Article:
After a candelight vigil of friends and supporters outside the Surrey Pre-trial Centre, R v. Pena et al (XO43758 New Westminster Registry) commenced at 10:00 am. Defendants OJ Pitawanakwat, Shelagh Franklin and Wolverine, all self-represented, reminded the judge once more of the court's lack of jurisdiction. They further reminced Judge Bruce Josephson of his still unfulfilled commitment to supply his reasons for judgment on the dismissal of both the colour of right defence and the jurisdictional challenge. Josephson responded that he would not entertain either issue being raised again and that these were now matters for appeal.
Defendants Pitawanakwat and Wolverine again urged the court to pass sentence so that appeals could be filed. OJ quipped to Josephson: "I am anxious to get on with my appeal, to get my sentence, whether it's an absolute discharge or time served." There was no response.
OJ reminded the court he was entitled to "a trial without delay, and that includes the sentencing."
Wolverine asked Josephson "Why are you dragging this out and holding up an appeal? Is it because the Queen will be in Canada on the 24th of June?" He called for demonstrations "to demand justice" and to "put the Queen on notice for what this system is doing to our people - and all for greed."
He appealed to international observers "to get the word out that they haven't dealt with the law here. The law's been thrown out! I believe I've been here long enough - maybe it's the colour of my skin that's keeping me in here... I want either to be sentenced today, or to be let go, instead of waiting around for that happy prosecutor over there. So what's it gonna be?"
Judge Josephson replied that sentencing should of course proceed as quickly as possible but that "a number of defendants seek a reasonable delay" for their counsel to prepare submissions on sentencing. He said there are many important considerations which are common to all accused, that all accused are entitled to be heard before he decided on these isssues and that roceeding before these submissions might mean longer sentences for Mr. Pitawanakwat and Mr. Ignace.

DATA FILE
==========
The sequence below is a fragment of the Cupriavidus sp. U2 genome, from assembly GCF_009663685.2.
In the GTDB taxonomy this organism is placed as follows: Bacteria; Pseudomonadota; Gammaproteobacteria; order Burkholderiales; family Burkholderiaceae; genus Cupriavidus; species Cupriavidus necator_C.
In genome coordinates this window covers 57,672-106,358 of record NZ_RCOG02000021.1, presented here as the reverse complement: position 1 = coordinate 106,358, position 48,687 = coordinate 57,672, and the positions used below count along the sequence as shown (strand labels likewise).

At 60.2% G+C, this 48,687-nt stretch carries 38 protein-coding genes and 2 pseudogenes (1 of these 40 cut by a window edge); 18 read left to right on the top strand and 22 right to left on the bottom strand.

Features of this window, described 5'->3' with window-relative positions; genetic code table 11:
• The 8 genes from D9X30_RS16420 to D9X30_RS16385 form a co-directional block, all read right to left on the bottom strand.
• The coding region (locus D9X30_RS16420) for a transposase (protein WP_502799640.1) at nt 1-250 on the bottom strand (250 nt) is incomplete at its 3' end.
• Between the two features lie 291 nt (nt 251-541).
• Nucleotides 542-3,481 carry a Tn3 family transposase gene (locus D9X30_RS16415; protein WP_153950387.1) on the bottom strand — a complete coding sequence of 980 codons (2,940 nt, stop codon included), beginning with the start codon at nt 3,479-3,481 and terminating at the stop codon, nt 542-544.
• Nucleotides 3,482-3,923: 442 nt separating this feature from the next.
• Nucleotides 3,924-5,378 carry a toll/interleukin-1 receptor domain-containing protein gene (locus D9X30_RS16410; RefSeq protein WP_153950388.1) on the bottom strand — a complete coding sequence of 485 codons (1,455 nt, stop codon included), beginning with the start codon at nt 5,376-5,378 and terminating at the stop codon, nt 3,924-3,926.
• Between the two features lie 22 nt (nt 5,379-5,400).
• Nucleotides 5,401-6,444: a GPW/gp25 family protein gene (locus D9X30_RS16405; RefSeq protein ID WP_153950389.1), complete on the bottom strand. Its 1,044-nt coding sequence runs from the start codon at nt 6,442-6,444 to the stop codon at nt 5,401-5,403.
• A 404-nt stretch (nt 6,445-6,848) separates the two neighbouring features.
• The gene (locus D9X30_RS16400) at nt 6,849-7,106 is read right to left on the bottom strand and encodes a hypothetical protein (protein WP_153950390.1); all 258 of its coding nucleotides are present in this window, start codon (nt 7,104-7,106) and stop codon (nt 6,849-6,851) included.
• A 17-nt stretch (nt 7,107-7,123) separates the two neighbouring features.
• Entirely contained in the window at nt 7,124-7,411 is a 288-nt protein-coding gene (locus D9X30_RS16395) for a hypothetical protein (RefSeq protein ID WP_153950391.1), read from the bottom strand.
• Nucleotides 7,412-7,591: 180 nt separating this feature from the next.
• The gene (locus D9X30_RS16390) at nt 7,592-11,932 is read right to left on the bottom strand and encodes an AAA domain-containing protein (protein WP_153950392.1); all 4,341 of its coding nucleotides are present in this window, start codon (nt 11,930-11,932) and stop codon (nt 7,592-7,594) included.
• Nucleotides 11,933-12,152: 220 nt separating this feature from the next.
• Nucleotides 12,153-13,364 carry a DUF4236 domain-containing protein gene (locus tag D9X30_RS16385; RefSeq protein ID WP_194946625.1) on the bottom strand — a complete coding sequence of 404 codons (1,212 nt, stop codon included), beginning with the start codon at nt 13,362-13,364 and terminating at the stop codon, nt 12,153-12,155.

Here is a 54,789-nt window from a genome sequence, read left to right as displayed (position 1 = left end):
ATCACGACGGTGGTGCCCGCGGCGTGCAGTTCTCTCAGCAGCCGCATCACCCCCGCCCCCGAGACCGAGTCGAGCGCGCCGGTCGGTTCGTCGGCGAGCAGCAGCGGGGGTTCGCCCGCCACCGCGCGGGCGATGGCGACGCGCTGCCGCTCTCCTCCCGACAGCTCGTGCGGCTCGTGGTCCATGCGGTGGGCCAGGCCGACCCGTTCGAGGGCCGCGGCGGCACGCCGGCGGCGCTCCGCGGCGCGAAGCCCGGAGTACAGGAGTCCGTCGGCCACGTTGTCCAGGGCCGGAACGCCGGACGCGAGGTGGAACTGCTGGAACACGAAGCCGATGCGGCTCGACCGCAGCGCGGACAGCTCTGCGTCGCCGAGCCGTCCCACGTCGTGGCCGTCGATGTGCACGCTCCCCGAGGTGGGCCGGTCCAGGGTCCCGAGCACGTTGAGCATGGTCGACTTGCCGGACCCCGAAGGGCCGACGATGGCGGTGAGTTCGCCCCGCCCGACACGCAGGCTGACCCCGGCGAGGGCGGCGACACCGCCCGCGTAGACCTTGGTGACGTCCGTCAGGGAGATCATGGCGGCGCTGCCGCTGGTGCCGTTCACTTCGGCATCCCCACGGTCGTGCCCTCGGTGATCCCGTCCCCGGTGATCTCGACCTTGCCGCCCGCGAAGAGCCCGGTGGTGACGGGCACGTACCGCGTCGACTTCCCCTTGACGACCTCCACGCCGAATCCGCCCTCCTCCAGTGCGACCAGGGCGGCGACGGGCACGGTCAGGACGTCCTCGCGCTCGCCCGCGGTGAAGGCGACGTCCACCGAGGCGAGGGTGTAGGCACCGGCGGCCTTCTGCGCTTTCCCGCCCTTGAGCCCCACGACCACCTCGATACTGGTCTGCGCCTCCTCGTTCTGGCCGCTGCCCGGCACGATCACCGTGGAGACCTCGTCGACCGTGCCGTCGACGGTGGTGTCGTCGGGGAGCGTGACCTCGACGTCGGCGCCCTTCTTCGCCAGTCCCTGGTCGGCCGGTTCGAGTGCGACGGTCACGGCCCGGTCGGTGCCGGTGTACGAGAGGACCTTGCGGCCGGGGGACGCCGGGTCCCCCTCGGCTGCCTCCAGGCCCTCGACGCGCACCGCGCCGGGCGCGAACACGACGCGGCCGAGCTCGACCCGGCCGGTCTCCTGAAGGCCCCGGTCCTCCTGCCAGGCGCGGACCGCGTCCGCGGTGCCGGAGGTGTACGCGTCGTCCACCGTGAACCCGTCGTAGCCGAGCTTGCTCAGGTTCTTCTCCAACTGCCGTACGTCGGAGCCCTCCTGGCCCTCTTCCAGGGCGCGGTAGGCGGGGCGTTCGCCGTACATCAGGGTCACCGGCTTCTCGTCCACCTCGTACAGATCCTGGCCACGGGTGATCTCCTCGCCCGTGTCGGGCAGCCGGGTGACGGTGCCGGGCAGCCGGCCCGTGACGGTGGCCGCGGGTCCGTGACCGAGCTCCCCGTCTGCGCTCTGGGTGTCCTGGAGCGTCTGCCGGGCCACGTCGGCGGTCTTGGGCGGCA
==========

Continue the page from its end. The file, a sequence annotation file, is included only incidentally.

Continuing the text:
Josephson ruled that the Crown will proceed with sentencing recommendations on June 20, 1997. Defence submissions are scheduled to begin July 10th, with Mr. Tate and Mr. Rankin scheduled for July 22.
Manuel Azevedo then spoke to his motion requesting a "sentencing circle." He also mentioned he would be seeking "constitutional relief," but did not elaborate. Defendants Percy Rosette, Mary Pena, Suniva Bronson and Glenn Deneault have indicated their desire to participate in the circle. Others are reported to be considering it.
An interesting indication of outside support emerged when Azevedo noted "I expect your lordship will continue to be inundated with letters." [Keep them coming to us! - S.I.S.I.S.]
Azevedo admitted that "case law has not dealt with the legal basis and it has not been litigated whether it constitutes an aboriginal right under Section 35 of the Constitution Act 1982." He pointed out that granting of the circle "was an exercise of your lordship's discretion." Defendants Deneault and Rosette, said Azevedo, had canvassed elders, bands and the Okanagan-Shuswap confederacy and claimed that the concept "had wide support among the elders." Azevedo said he had contacted retired Judge Cunliffe Barnet who had offered his services as a "friend of the court" and suggested in turn that "the Prince George court worker had experience so it would go smoothly."